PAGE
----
When I Was Done Dying
Shia Conlon & Minjee Hwang Kim
Text by Paola Jalili
i can still feel how my thumb and index finger crawl at the thought of having to touch them again. white, plastic, shiny and opaque at the same time. the buttons of my primary school uniform, a pale blue shirt of synthetic fabric i had to wear every day. it is as if i was buttoning them up again, and that feeling of disgust has not disappeared.
i had a polly pocket collection, but my favorite one was an aquatic-themed house that looked like a spa. there was a bath (or a jacuzzi?) in the center, and a general feeling of pleasure being above everything else. the hue of the blue was dark, and it made it seem like daytime would never come. a glittery semitransparent plastic pocket in the shape of a bottle of perfume. i wanted to be inside it for the rest of my life.
a sequin dress i bought for my eighteen-birthday party. the floor got wet and i slipped. a guy from my high school who was not really my friend caught me, and in doing so held me by my armpits. he later said how he had to wipe all of my sweat from his hands. i cringe(d).
the cheapest most useless fair toys were the ones i desired the most. disposable objects with bright colors that i wanted to touch, to bite, to bury my nails in their soft viscous polymeric surface. the same desire remains—thick heavy bright plastic still captivates my eyes and skin the most, even if i now know it’s bad for the planet.
at several “pivotal” moments of girlhood/adolescence/womanhood adults would gift me jewelry. bracelets and necklaces and earrings with pendants and charms (the word in spanish, dije, conveys more audibly how repulsive they felt, feel, and i can’t translate that). dijes i did not want to have swinging against my skin. i hid them all in a locked drawer in my closet.
i would sit by the lebanese (?) cabinet where my parents kept miniature figurines that i would rearrange and arrange for hours. the cabinet had metal, engraved walls, yet i don’t remember that bothering me or my fingers. i still wonder where that cabinet went, and what exactly were the figurines i so loved.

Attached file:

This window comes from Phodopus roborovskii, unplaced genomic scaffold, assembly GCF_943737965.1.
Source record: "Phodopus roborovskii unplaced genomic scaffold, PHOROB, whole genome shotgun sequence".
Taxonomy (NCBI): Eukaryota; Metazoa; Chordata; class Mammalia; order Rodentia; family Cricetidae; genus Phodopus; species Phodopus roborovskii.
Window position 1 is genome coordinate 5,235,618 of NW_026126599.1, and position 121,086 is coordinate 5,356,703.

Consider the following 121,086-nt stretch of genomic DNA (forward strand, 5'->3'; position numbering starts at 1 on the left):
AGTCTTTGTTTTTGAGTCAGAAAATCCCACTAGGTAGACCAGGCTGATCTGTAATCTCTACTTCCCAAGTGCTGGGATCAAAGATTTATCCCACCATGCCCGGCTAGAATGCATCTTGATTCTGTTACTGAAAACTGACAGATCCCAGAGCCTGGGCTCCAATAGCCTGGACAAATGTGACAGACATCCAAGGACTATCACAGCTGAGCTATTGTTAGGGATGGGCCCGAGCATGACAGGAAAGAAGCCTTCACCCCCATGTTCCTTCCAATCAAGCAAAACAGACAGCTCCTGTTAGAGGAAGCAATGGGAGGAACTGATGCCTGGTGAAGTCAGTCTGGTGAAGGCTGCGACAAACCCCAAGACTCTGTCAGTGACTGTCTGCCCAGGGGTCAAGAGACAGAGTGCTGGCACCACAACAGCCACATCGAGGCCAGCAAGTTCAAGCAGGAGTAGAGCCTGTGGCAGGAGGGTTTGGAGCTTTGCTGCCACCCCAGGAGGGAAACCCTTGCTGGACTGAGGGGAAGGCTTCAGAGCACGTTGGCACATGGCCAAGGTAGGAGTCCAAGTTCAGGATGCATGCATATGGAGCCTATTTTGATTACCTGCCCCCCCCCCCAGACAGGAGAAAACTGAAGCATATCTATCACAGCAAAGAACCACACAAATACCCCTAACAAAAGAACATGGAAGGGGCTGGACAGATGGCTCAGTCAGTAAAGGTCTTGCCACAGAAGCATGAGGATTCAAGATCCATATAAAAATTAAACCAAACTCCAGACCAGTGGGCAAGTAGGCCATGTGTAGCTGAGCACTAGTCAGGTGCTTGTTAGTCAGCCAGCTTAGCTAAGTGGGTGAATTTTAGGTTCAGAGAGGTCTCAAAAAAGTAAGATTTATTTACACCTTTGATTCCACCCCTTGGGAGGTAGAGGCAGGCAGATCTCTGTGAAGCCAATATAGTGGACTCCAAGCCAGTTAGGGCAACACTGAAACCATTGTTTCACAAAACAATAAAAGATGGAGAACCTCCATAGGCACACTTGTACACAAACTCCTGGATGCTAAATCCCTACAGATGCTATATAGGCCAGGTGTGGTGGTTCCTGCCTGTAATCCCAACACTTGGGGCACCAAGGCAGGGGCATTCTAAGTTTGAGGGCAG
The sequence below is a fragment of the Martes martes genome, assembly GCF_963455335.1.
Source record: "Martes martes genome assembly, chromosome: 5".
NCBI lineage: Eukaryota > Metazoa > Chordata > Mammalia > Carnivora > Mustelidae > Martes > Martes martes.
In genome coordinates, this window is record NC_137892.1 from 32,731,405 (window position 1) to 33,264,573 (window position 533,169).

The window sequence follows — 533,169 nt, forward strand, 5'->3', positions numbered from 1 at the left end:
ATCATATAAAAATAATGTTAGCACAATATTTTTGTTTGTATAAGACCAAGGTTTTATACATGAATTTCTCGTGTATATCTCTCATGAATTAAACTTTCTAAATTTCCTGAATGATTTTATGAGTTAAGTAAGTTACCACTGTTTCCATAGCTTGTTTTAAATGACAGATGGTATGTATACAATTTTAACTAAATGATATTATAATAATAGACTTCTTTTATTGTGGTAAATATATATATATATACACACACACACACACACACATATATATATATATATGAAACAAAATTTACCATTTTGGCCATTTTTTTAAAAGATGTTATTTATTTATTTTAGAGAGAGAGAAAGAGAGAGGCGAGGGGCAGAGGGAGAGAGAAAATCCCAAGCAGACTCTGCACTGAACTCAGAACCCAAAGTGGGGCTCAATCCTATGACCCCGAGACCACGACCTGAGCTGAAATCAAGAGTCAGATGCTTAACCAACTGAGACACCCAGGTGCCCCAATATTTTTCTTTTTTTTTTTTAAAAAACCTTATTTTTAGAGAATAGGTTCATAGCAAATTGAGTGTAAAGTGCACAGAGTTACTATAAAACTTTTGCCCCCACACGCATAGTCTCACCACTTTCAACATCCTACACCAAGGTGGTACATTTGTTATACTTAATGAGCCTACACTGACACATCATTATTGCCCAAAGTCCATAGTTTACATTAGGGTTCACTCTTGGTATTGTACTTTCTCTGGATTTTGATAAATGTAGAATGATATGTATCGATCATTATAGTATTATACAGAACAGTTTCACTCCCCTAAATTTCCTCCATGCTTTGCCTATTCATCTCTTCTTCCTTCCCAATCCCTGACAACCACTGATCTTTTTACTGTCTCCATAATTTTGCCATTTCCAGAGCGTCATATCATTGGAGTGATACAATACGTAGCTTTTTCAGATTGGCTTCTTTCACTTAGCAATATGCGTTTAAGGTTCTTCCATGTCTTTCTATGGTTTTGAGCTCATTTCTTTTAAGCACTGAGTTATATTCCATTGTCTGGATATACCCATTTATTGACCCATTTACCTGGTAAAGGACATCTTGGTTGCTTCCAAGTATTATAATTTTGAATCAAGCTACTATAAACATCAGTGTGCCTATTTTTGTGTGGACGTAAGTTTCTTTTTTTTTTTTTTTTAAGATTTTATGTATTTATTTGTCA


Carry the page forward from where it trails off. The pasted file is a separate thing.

the iridescent stains on the metal poles of a slide, both beautiful and perturbing—how did they happen? i sometimes wanted to lick them. the paint-stripped, corroded tubes you had to hold to climb up the ladder, how the back of your thighs would stick to the slide as you came down, the balancing act you had to master to enjoy the game without burning your skin under the piercing sun heating the decayed metal. and the smell of that rusty, warm, sweaty playground.
Paola Jalili on kirjoittanut tekstin vierailtuaan Shia Conlonin ja Minjee Hwang Kimin When I Was Done Dying -näyttelyssä. Lue lisää näyttelystä.
Teksti on neljäs osa vuoden 2022 TITANIK julkaisua, joka toteutetaan uudessa muodossa. Kokeellisia kirjoittajia pyydetään tuottamaan teksti, joka resonoi kunkin näyttelyn kanssa. Tekstit julkaistaan näyttelyn aikana Titanikin nettisivuilla ja koottuna vuoden lopussa painettavana kirjasena. Sarjan aiemmat tekstit voi lukea täältä, täältä ja täältä.
Paola Jalili wrote the text after visiting Shia Conlon and Minjee Hwang Kim’s exhibition When I Was Done Dying. More info.
This text is the fourth contribution to this year’s TITANIK publication. Authors working with various forms of experimental writing are invited to produce a text responding to each exhibition. The contributions will be published on the website during the show, and later on as a booklet. Here, here, and here you can read the earlier contributions.